Momotombo (Nicaragua)

Status Normal Eruption 2016 1270m
Stratovolcano (Subduction zone / Continental crust (> 25 km))

Momotombo

Momotombo is a young stratovolcano that rises prominently above the NW shore of Lake Managua, forming one of Nicaragua's most familiar landmarks. Momotombo began growing about 4500 years ago at the SE end of the Marrabios Range and consists of a somma from an older edifice that is surmounted by a symmetrical younger cone with a 150 x 250 m wide summit crater. Young lava flows extend down the NW flank into the 4-km-wide Monte Galán caldera. The youthful cone of Momotombito forms an island offshore in Lake Managua. Momotombo has a long record of Strombolian eruptions, punctuated by occasional stronger explosive activity. The latest eruption, in 1905, produced a lava flow that traveled from the summit to the lower NE base. A small black plume was seen above the crater after a 10 April 1996 earthquake, but later observations noted no significant changes in the crater. A major geothermal field is located on the south flank.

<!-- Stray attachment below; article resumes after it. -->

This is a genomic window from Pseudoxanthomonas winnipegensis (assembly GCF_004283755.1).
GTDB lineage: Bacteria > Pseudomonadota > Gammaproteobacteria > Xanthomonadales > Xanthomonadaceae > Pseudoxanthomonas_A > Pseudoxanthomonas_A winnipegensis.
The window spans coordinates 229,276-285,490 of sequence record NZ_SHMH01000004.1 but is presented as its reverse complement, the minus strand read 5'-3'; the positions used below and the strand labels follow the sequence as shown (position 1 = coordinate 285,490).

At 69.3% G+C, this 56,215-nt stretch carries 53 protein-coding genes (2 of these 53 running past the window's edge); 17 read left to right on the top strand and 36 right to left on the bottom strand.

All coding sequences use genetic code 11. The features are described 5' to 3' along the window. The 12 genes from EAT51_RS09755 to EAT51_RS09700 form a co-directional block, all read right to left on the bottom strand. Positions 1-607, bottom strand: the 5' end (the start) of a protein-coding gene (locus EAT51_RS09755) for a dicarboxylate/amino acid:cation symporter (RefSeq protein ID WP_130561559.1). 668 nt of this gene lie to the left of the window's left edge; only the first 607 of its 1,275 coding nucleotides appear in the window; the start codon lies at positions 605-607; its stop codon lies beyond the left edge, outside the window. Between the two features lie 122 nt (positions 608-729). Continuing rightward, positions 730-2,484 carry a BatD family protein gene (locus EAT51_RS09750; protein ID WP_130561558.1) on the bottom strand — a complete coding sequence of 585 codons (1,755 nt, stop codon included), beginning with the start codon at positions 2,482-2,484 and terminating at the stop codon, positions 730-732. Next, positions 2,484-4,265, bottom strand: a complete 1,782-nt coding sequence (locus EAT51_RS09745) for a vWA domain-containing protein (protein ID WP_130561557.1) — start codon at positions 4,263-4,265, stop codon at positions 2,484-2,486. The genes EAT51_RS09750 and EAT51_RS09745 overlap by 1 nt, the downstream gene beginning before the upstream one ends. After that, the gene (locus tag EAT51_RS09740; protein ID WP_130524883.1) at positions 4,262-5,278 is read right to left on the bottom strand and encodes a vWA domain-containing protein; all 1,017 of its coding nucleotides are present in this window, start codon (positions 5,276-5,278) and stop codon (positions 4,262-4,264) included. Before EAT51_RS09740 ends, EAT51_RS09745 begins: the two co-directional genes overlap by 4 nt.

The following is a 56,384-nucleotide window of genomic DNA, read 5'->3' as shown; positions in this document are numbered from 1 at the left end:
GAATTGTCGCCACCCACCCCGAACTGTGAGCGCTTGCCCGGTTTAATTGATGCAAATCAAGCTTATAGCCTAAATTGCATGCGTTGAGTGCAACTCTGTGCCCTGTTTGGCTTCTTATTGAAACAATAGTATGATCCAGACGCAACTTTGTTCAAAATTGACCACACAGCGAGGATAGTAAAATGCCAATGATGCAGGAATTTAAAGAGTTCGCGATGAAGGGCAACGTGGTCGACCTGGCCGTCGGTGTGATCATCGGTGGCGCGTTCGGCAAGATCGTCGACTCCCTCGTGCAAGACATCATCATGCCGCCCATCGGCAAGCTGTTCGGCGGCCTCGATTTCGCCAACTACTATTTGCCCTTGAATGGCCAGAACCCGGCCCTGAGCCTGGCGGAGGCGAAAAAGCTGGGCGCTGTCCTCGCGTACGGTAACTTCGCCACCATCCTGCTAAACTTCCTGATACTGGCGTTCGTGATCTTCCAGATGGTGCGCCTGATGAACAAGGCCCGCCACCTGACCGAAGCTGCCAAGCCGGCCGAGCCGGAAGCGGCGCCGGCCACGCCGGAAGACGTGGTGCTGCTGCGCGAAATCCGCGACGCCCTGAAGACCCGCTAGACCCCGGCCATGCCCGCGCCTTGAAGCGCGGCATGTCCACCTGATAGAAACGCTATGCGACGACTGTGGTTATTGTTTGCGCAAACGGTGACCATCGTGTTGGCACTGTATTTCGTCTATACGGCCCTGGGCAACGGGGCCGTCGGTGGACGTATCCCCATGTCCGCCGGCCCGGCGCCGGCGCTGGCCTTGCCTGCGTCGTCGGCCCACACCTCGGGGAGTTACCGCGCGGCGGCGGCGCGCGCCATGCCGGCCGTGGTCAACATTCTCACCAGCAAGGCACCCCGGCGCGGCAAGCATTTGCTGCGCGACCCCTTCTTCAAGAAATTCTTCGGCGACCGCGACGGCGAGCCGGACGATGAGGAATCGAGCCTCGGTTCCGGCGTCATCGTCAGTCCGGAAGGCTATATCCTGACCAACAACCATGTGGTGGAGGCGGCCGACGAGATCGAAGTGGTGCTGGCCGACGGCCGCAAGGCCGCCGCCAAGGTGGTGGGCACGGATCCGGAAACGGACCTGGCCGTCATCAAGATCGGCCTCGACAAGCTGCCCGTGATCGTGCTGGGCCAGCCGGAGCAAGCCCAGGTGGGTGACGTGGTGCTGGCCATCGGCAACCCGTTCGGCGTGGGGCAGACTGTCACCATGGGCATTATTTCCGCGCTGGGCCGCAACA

Momotombo is a young, 1297-m-high stratovolcano that rises prominently above the NW shore of Lake Managua, forming one of Nicaragua's most familiar landmarks. Seen here from the SW, Momotombo began growing about 4500 years ago and consists of a somma from an older edifice that is surmounted by a younger cone with a 150 x 250 m crater. Young lava flows from Momotombo have flowed down the NW flank into an unnamed, 4-km-wide caldera. Momotombo has a long record of strombolian eruptions, with occasional larger explosive activity.

Photo by Jaime Incer.

Last updated 2019-12-17 18:00:02

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